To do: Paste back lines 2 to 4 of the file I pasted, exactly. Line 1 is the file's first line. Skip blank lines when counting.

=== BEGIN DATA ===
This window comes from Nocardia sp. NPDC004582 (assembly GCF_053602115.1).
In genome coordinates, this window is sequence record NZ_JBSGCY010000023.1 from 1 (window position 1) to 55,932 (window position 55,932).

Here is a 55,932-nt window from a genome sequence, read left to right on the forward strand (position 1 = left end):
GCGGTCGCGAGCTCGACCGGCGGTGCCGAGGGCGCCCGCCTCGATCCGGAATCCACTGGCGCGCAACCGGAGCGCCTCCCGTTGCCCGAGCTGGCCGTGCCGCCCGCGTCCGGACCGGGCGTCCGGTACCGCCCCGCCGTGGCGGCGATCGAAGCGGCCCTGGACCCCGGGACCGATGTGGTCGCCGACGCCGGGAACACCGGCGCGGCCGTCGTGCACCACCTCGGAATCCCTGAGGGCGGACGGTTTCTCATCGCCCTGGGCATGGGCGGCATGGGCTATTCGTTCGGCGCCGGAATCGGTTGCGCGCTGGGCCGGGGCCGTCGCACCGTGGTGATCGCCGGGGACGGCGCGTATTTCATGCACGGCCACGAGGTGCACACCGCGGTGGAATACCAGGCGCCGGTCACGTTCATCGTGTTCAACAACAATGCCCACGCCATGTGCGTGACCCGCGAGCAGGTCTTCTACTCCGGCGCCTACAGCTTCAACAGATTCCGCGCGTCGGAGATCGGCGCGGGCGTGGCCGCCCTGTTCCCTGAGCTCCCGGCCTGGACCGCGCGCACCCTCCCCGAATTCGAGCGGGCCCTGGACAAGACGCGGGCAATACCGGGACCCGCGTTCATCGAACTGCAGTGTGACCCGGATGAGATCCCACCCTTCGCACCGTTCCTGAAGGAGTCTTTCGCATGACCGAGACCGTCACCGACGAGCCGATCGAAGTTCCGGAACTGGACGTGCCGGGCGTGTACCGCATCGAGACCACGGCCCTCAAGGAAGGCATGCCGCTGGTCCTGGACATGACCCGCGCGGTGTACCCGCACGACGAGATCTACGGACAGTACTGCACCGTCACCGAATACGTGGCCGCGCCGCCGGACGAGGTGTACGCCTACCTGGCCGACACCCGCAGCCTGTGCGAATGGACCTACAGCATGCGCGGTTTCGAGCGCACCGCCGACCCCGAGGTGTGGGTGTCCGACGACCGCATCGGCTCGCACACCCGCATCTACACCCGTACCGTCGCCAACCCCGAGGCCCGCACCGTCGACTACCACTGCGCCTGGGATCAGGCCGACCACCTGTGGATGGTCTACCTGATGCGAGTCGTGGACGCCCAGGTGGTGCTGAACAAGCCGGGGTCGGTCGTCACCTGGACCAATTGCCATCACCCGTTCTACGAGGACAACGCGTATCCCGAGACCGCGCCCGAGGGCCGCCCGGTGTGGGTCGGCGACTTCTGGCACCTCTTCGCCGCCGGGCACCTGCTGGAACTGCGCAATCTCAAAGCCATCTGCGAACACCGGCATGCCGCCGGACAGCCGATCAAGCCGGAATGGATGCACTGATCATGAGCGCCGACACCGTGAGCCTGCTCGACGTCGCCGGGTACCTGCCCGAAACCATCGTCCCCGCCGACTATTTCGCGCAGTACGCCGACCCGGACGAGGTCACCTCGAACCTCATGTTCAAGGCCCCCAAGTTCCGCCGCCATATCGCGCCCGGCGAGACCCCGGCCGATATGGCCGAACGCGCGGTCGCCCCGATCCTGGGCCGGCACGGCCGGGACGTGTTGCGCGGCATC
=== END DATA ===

In genome coordinates, this window is sequence record NZ_JBSGCY010000023.1 from 1 (window position 1) to 55,932 (window position 55,932).

Here is a 55,932-nt window from a genome sequence, read left to right on the forward strand (position 1 = left end):
GCGGTCGCGAGCTCGACCGGCGGTGCCGAGGGCGCCCGCCTCGATCCGGAATCCACTGGCGCGCAACCGGAGCGCCTCCCGTTGCCCGAGCTGGCCGTGCCGCCCGCGTCCGGACCGGGCGTCCGGTACCGCCCCGCCGTGGCGGCGATCGAAGCGGCCCTGGACCCCGGGACCGATGTGGTCGCCGACGCCGGGAACACCGGCGCGGCCGTCGTGCACCACCTCGGAATCCCTGAGGGCGGACGGTTTCTCATCGCCCTGGGCATGGGCGGCATGGGCTATTCGTTCGGCGCCGGAATCGGTTGCGCGCTGGGCCGGGGCCGTCGCACCGTGGTGATCGCCGGGGACGGCGCGTATTTCATGCACGGCCACGAGGTGCACACCGCGGTGGAATACCAGGCGCCGGTCACGTTCATCGTGTTCAACAACAATGCCCACGCCATGTGCGTGACCCGCGAGCAGGTCTTCTACTCCGGCGCCTACAGCTTCAACAGATTCCGCGCGTCGGAGATCGGCGCGGGCGTGGCCGCCCTGTTCCCTGAGCTCCCGGCCTGGACCGCGCGCACCCTCCCCGAATTCGAGCGGGCCCTGGACAAGACGCGGGCAATACCGGGACCCGCGTTCATCGAACTGCAGTGTGACCCGGATGAGATCCCACCCTTCGCACCGTTCCTGAAGGAGTCTTTCGCATGACCGAGACCGTCACCGACGAGCCGATCGAAGTTCCGGAACTGGACGTGCCGGGCGTGTACCGCATCGAGACCACGGCCCTCAAGGAAGGCATGCCGCTGGTCCTGGACATGACCCGCGCGGTGTACCCGCACGACGAGATCTACGGACAGTACTGCACCGTCACCGAATACGTGGCCGCGCCGCCGGACGAGGTGTACGCCTACCTGGCCGACACCCGCAGCCTGTGCGAATGGACCTACAGCATGCGCGGTTTCGAGCGCACCGCCGACCCCGAGGTGTGGGTGTCCGACGACCGCATCGGCTCGCACACCCGCATCTACACCCGTACCGTCGCCAACCCCGAGGCCCGCACCGTCGACTACCACTGCGCCTGGGATCAGGCCGACCACCTGTGGATGGTCTACCTGATGCGAGTCGTGGACGCCCAGGTGGTGCTGAACAAGCCGGGGTCGGTCGTCACCTGGACCAATTGCCATCACCCGTTCTACGAGGACAACGCGTATCCCGAGACCGCGCCCGAGGGCCGCCCGGTGTGGGTCGGCGACTTCTGGCACCTCTTCGCCGCCGGGCACCTGCTGGAACTGCGCAATCTCAAAGCCATCTGCGAACACCGGCATGCCGCCGGACAGCCGATCAAGCCGGAATGGATGCACTGATCATGAGCGCCGACACCGTGAGCCTGCTCGACGTCGCCGGGTACCTGCCCGAAACCATCGTCCCCGCCGACTATTTCGCGCAGTACGCCGACCCGGACGAGGTCACCTCGAACCTCATGTTCAAGGCCCCCAAGTTCCGCCGCCATATCGCGCCCGGCGAGACCCCGGCCGATATGGCCGAACGCGCGGTCGCCCCGATCCTGGGCCGGCACGGCCGGGACGTGTTGCGCGGCATC